Estuaries provide transition from ocean to land. Freshwater streams meet saltwater tides creating one of the most fertile habitats on earth. Fast growing marsh vegetation provide habitat for decomposers, and the food system is based on detritus (decomposed plant materials) rather than live plants. Estuaries also act as a doorway for ocean fish who spawn in freshwater streams such as Coho salmon and steelhead trout. For other fish and crabs, estuaries are the perfect place to spawn, leaving the juveniles in the protection of the vegetation and abundant food supply to grow up until they are ready to enter the open ocean. Estuaries also provide important stopovers for migrating ducks and shorebirds as they fly thousands of miles up and down the Pacific Flyway.
The life of marshes is determined by the tides that wash in and out twice daily. They are either submerged by salty water or left high and dry as the tides recede. Marsh organisms are distributed at different tidal levels, depending on their ability to withstand the stress of tidal inundation. Eelgrass beds grow in channel bottoms and deep basins, supporting sponges, tunicates, and moss animals. Most of these animals are filter feeders or graze on microscopic algae that grow on the leaves of the eel grass. In the mudflats (shallow areas where little vegetation grows), are worms, clams, and snails. Most of these animals are detritivores, filtering organic particles from the water like crabs and shrimp. Raccoons and fox also regularly come down to water’s edge looking for a snack.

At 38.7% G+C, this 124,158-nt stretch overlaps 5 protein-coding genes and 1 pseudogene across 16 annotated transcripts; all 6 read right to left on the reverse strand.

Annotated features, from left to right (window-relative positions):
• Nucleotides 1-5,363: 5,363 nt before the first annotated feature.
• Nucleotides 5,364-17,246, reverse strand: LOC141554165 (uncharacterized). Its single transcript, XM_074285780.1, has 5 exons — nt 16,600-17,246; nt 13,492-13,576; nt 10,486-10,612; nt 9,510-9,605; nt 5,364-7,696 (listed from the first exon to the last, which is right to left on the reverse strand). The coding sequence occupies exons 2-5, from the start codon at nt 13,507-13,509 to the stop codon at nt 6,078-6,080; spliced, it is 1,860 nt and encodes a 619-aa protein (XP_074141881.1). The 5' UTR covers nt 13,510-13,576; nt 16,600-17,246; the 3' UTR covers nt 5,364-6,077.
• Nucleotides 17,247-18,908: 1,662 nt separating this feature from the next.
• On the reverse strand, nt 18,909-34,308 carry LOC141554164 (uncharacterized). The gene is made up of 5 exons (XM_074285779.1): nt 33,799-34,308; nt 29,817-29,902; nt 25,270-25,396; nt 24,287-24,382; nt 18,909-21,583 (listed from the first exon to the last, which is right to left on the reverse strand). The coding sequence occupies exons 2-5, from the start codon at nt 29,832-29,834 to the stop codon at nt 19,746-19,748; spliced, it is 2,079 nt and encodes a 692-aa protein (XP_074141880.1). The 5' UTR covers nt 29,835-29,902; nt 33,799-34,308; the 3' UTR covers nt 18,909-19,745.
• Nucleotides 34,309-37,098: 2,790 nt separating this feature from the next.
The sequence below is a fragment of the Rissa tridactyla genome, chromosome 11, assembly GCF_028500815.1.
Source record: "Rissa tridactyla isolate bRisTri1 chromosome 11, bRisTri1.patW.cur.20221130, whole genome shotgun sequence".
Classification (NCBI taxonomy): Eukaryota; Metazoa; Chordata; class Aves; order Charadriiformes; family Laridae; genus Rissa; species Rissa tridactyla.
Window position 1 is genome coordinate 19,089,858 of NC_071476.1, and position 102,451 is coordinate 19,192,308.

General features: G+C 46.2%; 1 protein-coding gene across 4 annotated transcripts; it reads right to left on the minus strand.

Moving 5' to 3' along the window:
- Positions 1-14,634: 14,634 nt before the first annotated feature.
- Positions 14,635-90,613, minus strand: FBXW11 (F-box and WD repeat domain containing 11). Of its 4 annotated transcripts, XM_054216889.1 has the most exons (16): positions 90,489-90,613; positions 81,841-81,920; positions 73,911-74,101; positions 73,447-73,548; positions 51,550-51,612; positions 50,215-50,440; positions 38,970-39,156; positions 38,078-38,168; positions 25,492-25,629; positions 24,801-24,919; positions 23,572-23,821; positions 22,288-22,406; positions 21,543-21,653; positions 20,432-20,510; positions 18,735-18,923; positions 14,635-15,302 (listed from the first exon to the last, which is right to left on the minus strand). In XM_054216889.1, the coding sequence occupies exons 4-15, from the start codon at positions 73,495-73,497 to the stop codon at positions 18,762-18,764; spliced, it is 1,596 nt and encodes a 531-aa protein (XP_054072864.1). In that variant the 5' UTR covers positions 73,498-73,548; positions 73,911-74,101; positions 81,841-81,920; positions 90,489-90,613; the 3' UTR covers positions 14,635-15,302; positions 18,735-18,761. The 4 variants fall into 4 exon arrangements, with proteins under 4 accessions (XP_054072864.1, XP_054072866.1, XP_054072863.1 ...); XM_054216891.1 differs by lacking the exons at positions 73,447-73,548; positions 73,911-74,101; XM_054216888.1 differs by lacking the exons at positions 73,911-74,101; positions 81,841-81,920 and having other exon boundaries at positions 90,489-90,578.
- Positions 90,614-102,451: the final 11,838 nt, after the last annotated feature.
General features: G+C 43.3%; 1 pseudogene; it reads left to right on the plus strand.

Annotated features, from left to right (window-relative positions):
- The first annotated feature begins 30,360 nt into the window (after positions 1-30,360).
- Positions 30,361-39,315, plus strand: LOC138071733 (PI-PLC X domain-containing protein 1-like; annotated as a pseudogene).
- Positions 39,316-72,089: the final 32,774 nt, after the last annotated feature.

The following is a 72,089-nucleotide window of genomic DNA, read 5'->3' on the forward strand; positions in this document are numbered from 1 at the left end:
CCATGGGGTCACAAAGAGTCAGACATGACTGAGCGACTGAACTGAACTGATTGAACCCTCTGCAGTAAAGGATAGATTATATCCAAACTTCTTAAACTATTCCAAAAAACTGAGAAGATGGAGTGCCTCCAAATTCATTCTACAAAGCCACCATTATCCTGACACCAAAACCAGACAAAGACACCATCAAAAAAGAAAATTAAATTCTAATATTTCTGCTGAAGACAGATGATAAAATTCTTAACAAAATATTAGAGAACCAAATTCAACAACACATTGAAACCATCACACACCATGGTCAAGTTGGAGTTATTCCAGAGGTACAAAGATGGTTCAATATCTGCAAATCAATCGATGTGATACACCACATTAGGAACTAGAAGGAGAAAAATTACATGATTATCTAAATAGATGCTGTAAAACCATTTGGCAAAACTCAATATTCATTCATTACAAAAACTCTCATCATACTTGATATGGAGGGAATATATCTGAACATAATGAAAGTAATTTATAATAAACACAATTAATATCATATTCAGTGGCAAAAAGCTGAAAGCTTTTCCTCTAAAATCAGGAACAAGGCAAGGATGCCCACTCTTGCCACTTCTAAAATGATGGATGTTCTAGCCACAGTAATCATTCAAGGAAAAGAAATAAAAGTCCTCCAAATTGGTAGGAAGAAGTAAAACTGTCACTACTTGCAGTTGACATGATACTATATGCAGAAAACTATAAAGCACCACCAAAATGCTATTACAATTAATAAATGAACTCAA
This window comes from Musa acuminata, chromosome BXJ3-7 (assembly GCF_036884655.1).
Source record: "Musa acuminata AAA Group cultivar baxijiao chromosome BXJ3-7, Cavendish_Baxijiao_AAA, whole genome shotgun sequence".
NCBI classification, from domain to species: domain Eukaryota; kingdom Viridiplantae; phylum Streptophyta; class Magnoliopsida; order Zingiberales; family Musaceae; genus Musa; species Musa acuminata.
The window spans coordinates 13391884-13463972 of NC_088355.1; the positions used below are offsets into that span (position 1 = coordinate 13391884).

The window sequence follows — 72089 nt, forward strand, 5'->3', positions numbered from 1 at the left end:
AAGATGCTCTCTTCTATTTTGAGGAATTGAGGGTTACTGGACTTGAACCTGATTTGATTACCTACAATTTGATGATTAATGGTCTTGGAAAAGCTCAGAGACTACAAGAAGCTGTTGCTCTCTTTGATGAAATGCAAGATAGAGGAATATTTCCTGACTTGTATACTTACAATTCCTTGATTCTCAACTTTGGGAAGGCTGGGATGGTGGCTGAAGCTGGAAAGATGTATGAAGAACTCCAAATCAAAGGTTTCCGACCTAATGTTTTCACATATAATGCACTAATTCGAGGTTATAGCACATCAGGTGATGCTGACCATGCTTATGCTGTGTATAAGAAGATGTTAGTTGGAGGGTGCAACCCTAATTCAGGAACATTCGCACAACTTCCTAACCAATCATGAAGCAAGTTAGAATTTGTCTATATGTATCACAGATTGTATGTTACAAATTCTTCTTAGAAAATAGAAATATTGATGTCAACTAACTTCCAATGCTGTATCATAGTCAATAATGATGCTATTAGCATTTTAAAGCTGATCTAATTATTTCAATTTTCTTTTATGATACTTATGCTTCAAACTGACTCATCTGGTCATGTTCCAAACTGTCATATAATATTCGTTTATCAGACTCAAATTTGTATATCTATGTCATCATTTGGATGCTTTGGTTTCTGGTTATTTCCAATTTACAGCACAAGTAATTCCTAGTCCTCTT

Over 90% of the Bay Area’s salt marshes have been developed. Restoration has become a buzzword as more regions of the bay become public lands administered by the Fish and Wildlife Service and state and county parks, or nonprofit land trusts. In Golden Gate, Crissy Field is an example of a successful salt marsh restoration project, with many species of invertebrates and fish long gone from the area returning to the site. Salt marsh vegetation occurs in areas with perennial soil saturation and regular tidal inundation. Adaptations of salt marsh species include mechanisms for salt extrusion, stems that have large air spaces to allow oxygen from the air down to the roots in anoxic soils, and floating seeds. Some species are also succulent to retain water in their tissues. Salt marshes have three distinct elevation zones: 1) the low marsh which is completely submerged daily and dominated by cord grass and pickle weed, 2) the middle marsh which is partially submerged daily and has the highest diversity of species, and 3) the high marsh which is inundated only during very high tides and dominated by marsh gumplant and marsh rosemary.